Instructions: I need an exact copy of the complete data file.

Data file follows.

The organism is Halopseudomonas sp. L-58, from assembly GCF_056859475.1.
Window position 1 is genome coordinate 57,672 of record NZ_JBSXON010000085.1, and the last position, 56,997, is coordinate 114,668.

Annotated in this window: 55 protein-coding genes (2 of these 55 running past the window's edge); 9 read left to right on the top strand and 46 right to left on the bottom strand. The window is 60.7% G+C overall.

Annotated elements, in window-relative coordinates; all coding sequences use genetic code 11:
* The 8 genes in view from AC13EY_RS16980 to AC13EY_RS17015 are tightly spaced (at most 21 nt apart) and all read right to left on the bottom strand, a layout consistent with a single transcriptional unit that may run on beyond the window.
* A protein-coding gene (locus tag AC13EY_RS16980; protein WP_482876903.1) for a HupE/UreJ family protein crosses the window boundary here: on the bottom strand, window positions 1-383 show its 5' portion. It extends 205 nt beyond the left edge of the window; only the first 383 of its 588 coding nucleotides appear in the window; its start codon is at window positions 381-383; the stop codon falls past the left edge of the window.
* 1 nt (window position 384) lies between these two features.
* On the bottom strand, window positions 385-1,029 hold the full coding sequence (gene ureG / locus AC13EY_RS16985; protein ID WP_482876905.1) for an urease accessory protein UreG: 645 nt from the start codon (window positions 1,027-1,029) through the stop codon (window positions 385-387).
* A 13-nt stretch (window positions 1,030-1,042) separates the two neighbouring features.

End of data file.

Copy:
The organism is Halopseudomonas sp. L-58, from assembly GCF_056859475.1.
Window position 1 is genome coordinate 57,672 of record NZ_JBSXON010000085.1, and the last position, 56,997, is coordinate 114,668.

Annotated in this window: 55 protein-coding genes (2 of these 55 running past the window's edge); 9 read left to right on the top strand and 46 right to left on the bottom strand. The window is 60.7% G+C overall.

Annotated elements, in window-relative coordinates; all coding sequences use genetic code 11:
* The 8 genes in view from AC13EY_RS16980 to AC13EY_RS17015 are tightly spaced (at most 21 nt apart) and all read right to left on the bottom strand, a layout consistent with a single transcriptional unit that may run on beyond the window.
* A protein-coding gene (locus tag AC13EY_RS16980; protein WP_482876903.1) for a HupE/UreJ family protein crosses the window boundary here: on the bottom strand, window positions 1-383 show its 5' portion. It extends 205 nt beyond the left edge of the window; only the first 383 of its 588 coding nucleotides appear in the window; its start codon is at window positions 381-383; the stop codon falls past the left edge of the window.
* 1 nt (window position 384) lies between these two features.
* On the bottom strand, window positions 385-1,029 hold the full coding sequence (gene ureG / locus AC13EY_RS16985; protein ID WP_482876905.1) for an urease accessory protein UreG: 645 nt from the start codon (window positions 1,027-1,029) through the stop codon (window positions 385-387).
* A 13-nt stretch (window positions 1,030-1,042) separates the two neighbouring features.